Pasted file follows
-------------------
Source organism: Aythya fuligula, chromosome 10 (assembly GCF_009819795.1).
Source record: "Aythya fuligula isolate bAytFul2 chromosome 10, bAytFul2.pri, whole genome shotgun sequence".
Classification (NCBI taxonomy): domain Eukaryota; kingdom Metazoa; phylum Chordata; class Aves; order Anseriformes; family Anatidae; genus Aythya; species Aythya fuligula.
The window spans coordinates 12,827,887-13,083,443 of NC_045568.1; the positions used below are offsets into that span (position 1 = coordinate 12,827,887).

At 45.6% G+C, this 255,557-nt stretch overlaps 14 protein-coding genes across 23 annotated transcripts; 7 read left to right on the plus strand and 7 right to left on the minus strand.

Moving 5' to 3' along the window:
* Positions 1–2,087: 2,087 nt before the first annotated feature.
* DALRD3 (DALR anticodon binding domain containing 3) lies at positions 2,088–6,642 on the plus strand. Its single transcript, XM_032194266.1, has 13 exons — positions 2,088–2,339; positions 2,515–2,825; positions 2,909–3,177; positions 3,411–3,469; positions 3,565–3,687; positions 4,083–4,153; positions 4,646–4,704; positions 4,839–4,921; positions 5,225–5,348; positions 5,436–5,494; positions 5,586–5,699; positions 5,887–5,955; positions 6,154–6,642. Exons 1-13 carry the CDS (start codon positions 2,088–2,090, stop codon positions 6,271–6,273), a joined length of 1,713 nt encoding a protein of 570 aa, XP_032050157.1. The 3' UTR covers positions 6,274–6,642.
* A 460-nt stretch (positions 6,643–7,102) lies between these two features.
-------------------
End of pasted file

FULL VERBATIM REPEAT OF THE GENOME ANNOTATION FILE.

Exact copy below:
Source organism: Aythya fuligula, chromosome 10 (assembly GCF_009819795.1).
Source record: "Aythya fuligula isolate bAytFul2 chromosome 10, bAytFul2.pri, whole genome shotgun sequence".
Classification (NCBI taxonomy): domain Eukaryota; kingdom Metazoa; phylum Chordata; class Aves; order Anseriformes; family Anatidae; genus Aythya; species Aythya fuligula.
The window spans coordinates 12,827,887-13,083,443 of NC_045568.1; the positions used below are offsets into that span (position 1 = coordinate 12,827,887).

At 45.6% G+C, this 255,557-nt stretch overlaps 14 protein-coding genes across 23 annotated transcripts; 7 read left to right on the plus strand and 7 right to left on the minus strand.

Moving 5' to 3' along the window:
* Positions 1–2,087: 2,087 nt before the first annotated feature.
* DALRD3 (DALR anticodon binding domain containing 3) lies at positions 2,088–6,642 on the plus strand. Its single transcript, XM_032194266.1, has 13 exons — positions 2,088–2,339; positions 2,515–2,825; positions 2,909–3,177; positions 3,411–3,469; positions 3,565–3,687; positions 4,083–4,153; positions 4,646–4,704; positions 4,839–4,921; positions 5,225–5,348; positions 5,436–5,494; positions 5,586–5,699; positions 5,887–5,955; positions 6,154–6,642. Exons 1-13 carry the CDS (start codon positions 2,088–2,090, stop codon positions 6,271–6,273), a joined length of 1,713 nt encoding a protein of 570 aa, XP_032050157.1. The 3' UTR covers positions 6,274–6,642.
* A 460-nt stretch (positions 6,643–7,102) lies between these two features.